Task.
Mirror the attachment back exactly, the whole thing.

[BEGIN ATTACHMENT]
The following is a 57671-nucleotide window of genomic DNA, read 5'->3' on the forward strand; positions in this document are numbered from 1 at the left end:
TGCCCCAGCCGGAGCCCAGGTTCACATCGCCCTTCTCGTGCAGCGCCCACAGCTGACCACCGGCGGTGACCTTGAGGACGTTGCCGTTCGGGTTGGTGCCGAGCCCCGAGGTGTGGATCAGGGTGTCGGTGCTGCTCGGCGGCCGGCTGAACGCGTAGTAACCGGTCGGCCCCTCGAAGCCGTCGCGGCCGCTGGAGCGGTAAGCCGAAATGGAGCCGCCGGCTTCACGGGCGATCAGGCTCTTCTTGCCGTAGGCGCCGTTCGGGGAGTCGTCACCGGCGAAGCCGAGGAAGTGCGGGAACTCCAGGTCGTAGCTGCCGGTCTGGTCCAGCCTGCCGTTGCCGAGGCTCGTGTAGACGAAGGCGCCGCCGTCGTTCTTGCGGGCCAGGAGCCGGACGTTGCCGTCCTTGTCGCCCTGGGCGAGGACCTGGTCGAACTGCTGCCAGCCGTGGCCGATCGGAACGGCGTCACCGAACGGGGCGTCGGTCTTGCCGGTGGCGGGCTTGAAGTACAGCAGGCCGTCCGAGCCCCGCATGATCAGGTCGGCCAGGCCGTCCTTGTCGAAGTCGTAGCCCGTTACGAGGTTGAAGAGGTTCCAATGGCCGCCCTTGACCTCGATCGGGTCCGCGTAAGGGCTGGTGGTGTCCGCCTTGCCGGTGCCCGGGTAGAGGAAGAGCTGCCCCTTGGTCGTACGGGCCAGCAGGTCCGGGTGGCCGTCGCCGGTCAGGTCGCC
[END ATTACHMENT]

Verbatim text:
The following is a 57671-nucleotide window of genomic DNA, read 5'->3' on the forward strand; positions in this document are numbered from 1 at the left end:
TGCCCCAGCCGGAGCCCAGGTTCACATCGCCCTTCTCGTGCAGCGCCCACAGCTGACCACCGGCGGTGACCTTGAGGACGTTGCCGTTCGGGTTGGTGCCGAGCCCCGAGGTGTGGATCAGGGTGTCGGTGCTGCTCGGCGGCCGGCTGAACGCGTAGTAACCGGTCGGCCCCTCGAAGCCGTCGCGGCCGCTGGAGCGGTAAGCCGAAATGGAGCCGCCGGCTTCACGGGCGATCAGGCTCTTCTTGCCGTAGGCGCCGTTCGGGGAGTCGTCACCGGCGAAGCCGAGGAAGTGCGGGAACTCCAGGTCGTAGCTGCCGGTCTGGTCCAGCCTGCCGTTGCCGAGGCTCGTGTAGACGAAGGCGCCGCCGTCGTTCTTGCGGGCCAGGAGCCGGACGTTGCCGTCCTTGTCGCCCTGGGCGAGGACCTGGTCGAACTGCTGCCAGCCGTGGCCGATCGGAACGGCGTCACCGAACGGGGCGTCGGTCTTGCCGGTGGCGGGCTTGAAGTACAGCAGGCCGTCCGAGCCCCGCATGATCAGGTCGGCCAGGCCGTCCTTGTCGAAGTCGTAGCCCGTTACGAGGTTGAAGAGGTTCCAATGGCCGCCCTTGACCTCGATCGGGTCCGCGTAAGGGCTGGTGGTGTCCGCCTTGCCGGTGCCCGGGTAGAGGAAGAGCTGCCCCTTGGTCGTACGGGCCAGCAGGTCCGGGTGGCCGTCGCCGGTCAGGTCGCC